Standard 9: Ensuring Sound Transactions
The land trust works diligently to see that every land and conservation agreement transaction is legally, ethically and technically sound.
A land trust usually intends to protect the property it conserves in perpetuity. To help secure the perpetual conservation of land, its transactions must hold up over time and withstand challenges. Sound transactions rely on the land trust performing “due diligence” in its transaction steps. Land trust representatives need not be lawyers, but they must have good legal advice, and they should familiarize themselves with basic principles of real estate and tax law. The land trust should draw a landowner’s attention to issues that must be addressed as the transaction proceeds. However, a land trust should not represent itself as giving specific legal or financial advice; a landowner’s own advisors should do that. A land trust may have to call on other financial and technical experts in order to complete the transaction. Carefully documenting the steps a land trust takes in performing its due diligence can help secure the perpetual conservation of the property.
- Property Law Act, RSBC 1996, c. 377, s. 35.
- Land Title Act, RSBC 1996, c. 250, s. 218-223.
- Canada Revenue Agency policy interpretation of Income Tax Act, SC 1985, c. I; see:
- Environmental Management Act, SBC 2003, c. 53, s. 40
- Contaminated Sites Regulation, BC Reg. 375/96, as am., s. 3.
- Land Title Act, RSBC 1996, c. 250, Parts 10 and 10.1
- Canada Revenue Agency policy interpretation of Income Tax Act, SC 1985, c. I;
see Income Tax Technical News No. 26 at:
- Taxation (Rural Area) Act, RSBC 1996, c. 447.
- School Act, RSBC 1996, c. 412.
- Police Act, RSBC 1996, c. 367.
- Property Transfer Tax Act, RSBC 1996, c. 378.
- Social Service Tax Act, RSBC 1996, c. 431.
K. Selling Land or Conservation Agreements
When the land trust sells land or conservation agreements, it first documents the important conservation values, plans the project according to practice 8G, and drafts protection agreements as appropriate to the property. The land trust obtains a qualified independent appraisal that reflects the plans for the project and protection agreements and justifies the selling price. (The land trust may choose to obtain a short narrative from a qualified real estate professional in the limited circumstance when a property has a very low economic value.) The land trust markets the property and selects buyers in a manner that avoids any appearance of impropriety and preserves the public’s confidence in the land trust, and in the case of selling to an insider follows practice 4C. Land held under the Ecological Gifts Program requires special permission from Environment Canada prior to any changes in status. (Also, see 6H for sales of other assets.)
This practice specifies that when a land trust sells land it should first evaluate every property for its important conservation values, and design protections (such as conservation agreements) accordingly (see 8G). Once the protection strategy has been determined, the land trust should then obtain a qualified independent appraisal (or, if the property has extremely low economic value, a short narrative). The land trust should market its conservation properties to ensure that the land trust receives a fair price and has the best potential stewards of the property, and to retain public trust and credibility. The goal of marketing is to reach as many potential conservation buyers as possible. Land trusts have increased ability to target marketing to conservation buyers via the Internet and tailored databases, eliminating the need to list a property with a real estate broker. This practice is further clarified in 4C when insiders may be involved in the transaction. For Ecological Gifts, Environment Canada must authorize disposition in order for the recipient to avoid penalty provisions as per section 207.31 of the Income Tax Act. See also 6H.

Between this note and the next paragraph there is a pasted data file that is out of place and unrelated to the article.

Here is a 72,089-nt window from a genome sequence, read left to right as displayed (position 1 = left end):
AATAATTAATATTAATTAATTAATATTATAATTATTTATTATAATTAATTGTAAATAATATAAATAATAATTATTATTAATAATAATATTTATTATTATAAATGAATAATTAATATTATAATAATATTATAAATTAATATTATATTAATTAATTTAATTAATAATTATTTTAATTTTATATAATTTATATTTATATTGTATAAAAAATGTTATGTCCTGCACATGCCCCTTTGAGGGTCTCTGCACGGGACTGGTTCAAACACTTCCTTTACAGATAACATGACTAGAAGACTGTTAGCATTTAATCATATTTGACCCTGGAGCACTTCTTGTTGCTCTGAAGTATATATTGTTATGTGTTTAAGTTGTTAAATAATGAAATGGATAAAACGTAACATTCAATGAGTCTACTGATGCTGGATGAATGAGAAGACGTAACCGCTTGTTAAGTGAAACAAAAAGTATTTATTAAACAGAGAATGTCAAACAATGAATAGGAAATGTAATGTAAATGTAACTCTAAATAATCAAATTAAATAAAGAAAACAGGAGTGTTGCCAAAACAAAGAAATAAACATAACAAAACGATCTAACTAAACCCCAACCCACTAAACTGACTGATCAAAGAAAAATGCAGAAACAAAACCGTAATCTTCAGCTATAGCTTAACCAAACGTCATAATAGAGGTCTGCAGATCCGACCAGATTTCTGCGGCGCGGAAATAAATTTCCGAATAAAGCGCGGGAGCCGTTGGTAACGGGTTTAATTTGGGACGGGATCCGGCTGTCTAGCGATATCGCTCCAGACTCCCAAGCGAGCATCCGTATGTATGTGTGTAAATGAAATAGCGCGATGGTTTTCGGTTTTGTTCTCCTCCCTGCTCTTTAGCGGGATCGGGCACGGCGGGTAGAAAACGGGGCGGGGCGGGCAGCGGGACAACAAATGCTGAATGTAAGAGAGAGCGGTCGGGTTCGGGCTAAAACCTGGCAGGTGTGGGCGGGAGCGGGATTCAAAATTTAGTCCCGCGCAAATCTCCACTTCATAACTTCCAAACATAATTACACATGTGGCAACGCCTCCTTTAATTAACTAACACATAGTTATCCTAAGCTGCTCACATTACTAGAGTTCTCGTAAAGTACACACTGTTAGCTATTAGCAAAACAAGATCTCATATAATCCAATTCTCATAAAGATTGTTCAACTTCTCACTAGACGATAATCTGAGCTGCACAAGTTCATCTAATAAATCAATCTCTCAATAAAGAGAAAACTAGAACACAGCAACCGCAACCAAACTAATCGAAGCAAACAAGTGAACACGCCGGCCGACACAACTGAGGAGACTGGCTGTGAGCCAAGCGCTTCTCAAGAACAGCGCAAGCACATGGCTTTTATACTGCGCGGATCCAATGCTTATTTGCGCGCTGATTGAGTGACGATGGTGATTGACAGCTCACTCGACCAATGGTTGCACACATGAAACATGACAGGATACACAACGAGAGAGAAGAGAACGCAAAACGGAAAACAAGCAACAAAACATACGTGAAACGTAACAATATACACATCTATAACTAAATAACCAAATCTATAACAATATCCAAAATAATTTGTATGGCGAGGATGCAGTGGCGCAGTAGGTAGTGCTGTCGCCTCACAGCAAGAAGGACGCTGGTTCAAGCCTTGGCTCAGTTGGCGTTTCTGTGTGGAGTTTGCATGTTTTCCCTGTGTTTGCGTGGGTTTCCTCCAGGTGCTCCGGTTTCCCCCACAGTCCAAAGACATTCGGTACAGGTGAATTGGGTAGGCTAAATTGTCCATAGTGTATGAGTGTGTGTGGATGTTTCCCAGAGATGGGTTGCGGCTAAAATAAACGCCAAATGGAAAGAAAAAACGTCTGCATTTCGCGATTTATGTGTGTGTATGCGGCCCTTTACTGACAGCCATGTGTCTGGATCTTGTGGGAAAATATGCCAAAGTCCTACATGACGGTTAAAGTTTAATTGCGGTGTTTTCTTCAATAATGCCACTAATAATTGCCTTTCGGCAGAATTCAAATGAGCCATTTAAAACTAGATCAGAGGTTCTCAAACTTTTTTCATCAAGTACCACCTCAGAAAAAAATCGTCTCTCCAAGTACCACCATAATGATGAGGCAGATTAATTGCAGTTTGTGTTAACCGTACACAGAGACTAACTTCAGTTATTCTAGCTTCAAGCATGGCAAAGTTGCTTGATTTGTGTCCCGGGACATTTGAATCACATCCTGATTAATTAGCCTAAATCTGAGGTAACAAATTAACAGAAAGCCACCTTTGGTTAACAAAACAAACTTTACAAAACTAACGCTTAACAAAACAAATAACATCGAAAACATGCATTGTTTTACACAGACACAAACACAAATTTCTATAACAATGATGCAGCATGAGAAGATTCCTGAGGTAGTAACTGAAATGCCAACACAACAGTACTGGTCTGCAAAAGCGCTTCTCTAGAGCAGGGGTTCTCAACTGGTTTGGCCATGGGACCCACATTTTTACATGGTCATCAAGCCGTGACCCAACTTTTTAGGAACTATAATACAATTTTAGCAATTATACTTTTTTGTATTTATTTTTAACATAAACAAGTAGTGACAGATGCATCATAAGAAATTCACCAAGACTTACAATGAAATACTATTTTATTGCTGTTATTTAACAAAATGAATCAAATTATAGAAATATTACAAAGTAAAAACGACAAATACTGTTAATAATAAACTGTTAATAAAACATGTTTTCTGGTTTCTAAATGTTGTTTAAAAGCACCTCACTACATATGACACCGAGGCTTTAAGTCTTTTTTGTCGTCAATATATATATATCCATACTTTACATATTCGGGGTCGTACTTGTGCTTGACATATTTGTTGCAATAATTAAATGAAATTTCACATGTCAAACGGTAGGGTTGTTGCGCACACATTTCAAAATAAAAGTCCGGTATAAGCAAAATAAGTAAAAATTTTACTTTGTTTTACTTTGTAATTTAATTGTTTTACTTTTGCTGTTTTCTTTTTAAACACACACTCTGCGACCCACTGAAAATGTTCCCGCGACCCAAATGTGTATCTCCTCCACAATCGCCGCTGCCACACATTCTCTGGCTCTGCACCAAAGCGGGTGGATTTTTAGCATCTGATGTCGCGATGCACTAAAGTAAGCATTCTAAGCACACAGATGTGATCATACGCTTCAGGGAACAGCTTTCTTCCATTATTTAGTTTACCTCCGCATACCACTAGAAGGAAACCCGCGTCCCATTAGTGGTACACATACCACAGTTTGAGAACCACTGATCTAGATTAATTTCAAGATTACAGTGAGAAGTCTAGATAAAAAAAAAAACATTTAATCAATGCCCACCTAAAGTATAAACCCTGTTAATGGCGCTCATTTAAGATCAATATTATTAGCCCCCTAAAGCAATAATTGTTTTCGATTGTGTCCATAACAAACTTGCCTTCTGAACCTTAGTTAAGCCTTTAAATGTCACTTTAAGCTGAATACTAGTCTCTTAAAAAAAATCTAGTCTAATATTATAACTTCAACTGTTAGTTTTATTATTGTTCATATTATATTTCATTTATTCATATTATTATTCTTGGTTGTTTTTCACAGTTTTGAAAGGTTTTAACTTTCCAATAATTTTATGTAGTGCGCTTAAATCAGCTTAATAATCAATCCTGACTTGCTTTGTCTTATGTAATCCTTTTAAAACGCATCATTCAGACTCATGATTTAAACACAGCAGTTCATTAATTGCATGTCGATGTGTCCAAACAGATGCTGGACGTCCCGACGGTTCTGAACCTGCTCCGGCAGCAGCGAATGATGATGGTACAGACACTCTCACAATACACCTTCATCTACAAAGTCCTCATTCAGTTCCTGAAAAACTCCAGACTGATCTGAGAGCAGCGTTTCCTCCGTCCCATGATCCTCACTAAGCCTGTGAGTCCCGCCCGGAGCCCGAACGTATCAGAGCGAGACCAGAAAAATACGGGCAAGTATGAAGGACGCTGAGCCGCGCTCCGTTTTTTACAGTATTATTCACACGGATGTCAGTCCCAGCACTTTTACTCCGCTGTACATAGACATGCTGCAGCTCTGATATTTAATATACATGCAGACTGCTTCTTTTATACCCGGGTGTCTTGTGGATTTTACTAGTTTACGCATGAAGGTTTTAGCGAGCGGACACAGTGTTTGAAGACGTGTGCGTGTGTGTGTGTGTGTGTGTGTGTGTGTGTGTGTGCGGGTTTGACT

BC Assessment Questions
- Does the land trust have a policy on selling land or covenants?
- If a land trust is considering selling land, does it first identify, evaluate and document the conservation values of the land?
- Does the land trust develop a specific plan to protect the conservation values of the property prior to any sale?
- Does the land trust use a conservation covenant to protect the conservation values of the property prior to a sale?
- If the land trust sells land to a private individual, does it commission a current appraisal so as to not sell for less than Fair Market Value?
- Does the land trust follow it’s conflict of interest policy when selling land or covenants?
- Is the sale of any property consistent with the intent of the donor of the property, or in the case of purchased land, of the contributors to its purchase?
- Does the land trust evaluate the public perception of any proposed sale of land, both to the individual land trust, but also to the land trust community in BC?
CLTA Assessment Questions
- When selling land or conservation agreements, the land trust (check all that apply):
- Documents the important conservation values of the property
- Plans the project according to practice 8G and drafts appropriate protection agreements
- Obtains a qualified independent appraisal
- Markets the property to ensure that the land trust receives a fair price, has the best potential stewards of the property, and to retain public trust and credibility